February 2013: AOL reports its first quarterly revenue growth in eight years. As The Wall Street Journal notes, this was due to AOL’s online advertisement revenue increasing above the rate of falling Internet subscriptions. Six months later, AOL buys video ad company Adapt.tv for $405 million. The strategy shift to online ads proves very successful—enough to knock Google out of first place at video ads eight months later.
January 2014: AOL sells Patch. Mass Patch layoffs ensue, and they are awkward. The hyperlocal media era officially dies.
February 2015: AOL kills venerable tech reporting site The Unofficial Apple Weblog. Tech veterans shed tears that Internet babies still suckling on smartphones don’t understand.
May 2015: Verizon buys AOL for $4.4 billion in cash. According to anonymous sources speaking to Re/code, AOL has also been in talks to spin off The Huffington Post. Features
The most attractive portion of the new AOL Mail is the fact that it has unlimited storage capacity. Furthermore, AOL offers image blocking, download restrictions, your choice of HTML or plain text composer, IMAP access and plenty of extras.
AOL’s spam filter center is simple; you choose Off, Low, Medium and High. AOL recommends keeping your filter on Medium. On this setting, all our emails are routed to the appropriate places in the service. If spam does slip through, it’s an easy fix. Additionally, with AOL’s Security Suite download, you get virus protection in your emails and on your computer, along with phishing protection, parental controls, AOL’s firewall, pop-up controls and spyware protection.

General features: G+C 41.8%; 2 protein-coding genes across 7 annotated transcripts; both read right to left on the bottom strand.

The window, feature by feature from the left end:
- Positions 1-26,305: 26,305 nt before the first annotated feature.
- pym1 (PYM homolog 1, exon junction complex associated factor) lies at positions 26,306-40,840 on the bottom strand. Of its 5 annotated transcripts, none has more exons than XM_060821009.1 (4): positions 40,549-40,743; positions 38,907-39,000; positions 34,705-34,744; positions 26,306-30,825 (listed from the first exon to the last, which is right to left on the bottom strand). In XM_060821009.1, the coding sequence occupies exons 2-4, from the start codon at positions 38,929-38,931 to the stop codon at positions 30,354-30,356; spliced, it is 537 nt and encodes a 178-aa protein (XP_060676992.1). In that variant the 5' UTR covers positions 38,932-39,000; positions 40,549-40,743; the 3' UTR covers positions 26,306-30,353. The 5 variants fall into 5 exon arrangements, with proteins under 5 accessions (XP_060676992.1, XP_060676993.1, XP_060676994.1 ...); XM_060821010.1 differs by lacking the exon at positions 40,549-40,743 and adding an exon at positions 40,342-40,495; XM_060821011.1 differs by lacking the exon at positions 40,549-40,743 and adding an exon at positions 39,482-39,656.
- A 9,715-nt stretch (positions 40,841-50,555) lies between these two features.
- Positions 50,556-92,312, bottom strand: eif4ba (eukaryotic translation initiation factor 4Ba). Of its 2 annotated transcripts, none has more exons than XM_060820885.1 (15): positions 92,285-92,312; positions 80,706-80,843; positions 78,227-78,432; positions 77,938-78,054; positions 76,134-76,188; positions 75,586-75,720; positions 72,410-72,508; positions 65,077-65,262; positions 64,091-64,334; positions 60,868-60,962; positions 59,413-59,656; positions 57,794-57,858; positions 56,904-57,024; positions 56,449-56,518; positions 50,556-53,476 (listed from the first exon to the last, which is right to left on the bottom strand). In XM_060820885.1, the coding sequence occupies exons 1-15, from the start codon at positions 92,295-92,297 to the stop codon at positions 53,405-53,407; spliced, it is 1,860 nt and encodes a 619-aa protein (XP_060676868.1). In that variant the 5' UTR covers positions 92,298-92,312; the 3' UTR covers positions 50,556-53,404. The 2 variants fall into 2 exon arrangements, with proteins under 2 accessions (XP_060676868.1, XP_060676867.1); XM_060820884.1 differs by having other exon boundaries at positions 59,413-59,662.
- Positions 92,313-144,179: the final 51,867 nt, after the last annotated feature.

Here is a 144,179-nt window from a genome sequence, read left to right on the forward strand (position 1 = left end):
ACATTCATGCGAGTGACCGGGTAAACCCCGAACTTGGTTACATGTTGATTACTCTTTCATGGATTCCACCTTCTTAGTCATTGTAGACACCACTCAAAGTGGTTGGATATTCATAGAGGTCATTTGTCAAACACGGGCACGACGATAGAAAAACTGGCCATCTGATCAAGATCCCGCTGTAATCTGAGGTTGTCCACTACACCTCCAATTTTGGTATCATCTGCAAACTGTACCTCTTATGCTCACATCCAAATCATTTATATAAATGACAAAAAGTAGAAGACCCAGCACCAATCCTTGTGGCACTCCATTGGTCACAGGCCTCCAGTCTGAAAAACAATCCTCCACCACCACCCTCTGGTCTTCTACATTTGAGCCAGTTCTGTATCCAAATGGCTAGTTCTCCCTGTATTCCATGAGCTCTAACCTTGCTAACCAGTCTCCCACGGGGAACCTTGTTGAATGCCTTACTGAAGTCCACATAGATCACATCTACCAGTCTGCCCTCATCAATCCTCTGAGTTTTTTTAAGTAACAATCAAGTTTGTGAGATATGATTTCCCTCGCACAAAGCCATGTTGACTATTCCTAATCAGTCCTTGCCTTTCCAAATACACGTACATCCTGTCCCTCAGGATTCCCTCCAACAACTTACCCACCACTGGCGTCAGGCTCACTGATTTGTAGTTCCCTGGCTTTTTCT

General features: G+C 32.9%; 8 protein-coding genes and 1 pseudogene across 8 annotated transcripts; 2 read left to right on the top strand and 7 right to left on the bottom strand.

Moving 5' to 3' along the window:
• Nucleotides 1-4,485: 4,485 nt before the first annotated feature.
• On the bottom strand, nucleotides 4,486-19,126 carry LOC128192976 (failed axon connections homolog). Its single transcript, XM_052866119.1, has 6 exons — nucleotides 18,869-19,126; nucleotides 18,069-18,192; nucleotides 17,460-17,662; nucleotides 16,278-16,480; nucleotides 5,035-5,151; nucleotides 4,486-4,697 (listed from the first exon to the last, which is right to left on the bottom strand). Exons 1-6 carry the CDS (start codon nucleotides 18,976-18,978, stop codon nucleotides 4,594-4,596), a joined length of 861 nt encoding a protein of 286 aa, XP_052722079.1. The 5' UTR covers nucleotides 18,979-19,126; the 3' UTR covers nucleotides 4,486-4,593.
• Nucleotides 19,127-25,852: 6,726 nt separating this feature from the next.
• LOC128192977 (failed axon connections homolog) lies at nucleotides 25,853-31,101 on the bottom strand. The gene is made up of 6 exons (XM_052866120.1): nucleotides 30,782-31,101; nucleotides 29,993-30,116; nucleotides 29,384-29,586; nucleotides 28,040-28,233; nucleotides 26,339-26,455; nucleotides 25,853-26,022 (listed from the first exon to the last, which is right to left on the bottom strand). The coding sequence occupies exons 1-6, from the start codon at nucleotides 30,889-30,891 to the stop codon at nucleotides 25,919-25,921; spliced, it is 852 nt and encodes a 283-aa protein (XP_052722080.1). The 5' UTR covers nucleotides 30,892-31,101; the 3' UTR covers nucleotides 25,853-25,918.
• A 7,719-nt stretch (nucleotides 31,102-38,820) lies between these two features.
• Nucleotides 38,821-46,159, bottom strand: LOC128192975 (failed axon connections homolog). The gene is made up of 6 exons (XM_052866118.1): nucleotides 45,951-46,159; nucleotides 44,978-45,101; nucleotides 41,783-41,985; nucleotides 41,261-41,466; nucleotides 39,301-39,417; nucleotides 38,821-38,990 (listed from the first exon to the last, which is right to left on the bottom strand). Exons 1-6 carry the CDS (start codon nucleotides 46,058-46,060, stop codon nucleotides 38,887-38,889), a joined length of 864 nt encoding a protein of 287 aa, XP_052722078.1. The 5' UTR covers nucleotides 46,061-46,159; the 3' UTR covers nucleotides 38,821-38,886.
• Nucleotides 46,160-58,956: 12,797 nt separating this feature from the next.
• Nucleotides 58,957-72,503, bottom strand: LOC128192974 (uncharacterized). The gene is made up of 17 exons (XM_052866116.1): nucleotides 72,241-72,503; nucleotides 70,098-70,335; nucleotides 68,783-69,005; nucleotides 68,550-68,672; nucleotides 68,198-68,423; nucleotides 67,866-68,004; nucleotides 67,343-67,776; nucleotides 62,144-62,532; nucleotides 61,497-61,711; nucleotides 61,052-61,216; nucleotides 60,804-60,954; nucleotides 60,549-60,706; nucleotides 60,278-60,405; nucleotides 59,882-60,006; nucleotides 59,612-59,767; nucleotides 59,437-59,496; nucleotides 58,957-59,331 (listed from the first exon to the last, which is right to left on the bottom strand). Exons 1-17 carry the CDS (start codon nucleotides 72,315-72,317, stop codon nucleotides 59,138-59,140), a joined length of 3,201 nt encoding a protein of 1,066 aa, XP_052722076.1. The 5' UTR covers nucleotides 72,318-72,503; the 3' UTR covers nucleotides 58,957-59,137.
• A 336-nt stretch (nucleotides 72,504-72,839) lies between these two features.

With AOL email, you have the ability to drag and drop each message into its appropriate, customized folder. Furthermore, the service allows you to customize filters to reject emails from unknown domains, those with clickable hyperlinks and those that contain pictures and certain words or phrases. Unfortunately, with the way that AOL’s security features are set up, there is no way to sort your incoming email to route them into specific folders automatically.
One feature that is particularly good is MyAddress. AOL allows you to choose your own domain name. Your email no longer has to be [email protected] If you own a domain, you can route your AOL mail through that domain, so your free email address has the potential to [email protected] Additionally, you can invite up to 100 friends to be a part of your domain. No other free email service we reviewed allows you this degree of email address personalization.
AOL Mail includes a calendar that can track events by year, month, day and so on. Additionally, you can record your tasks and place notes in the calendar feature. AIM is AOL’s instant messenger, which is included with the free email service.
Steps to Create a new AOL Mail Account :
Visit the AOL Mail “Sign In” Web page.
Select the “Sign up for a FREE account” link.
Type in your name, username and any other required information on the “Let’s create your account” form, and then select the “Sign Up” button. An alternate email address is needed for AOL’s confirmation process.
Log in to your alternate email account and open the confirmation message from AOL.
Select the “Yes, I made this request” link in the message body to return you to AOL’s website.
Type in your password, select the “Sign In” button to verify and activate your account, and then click the “OK” button.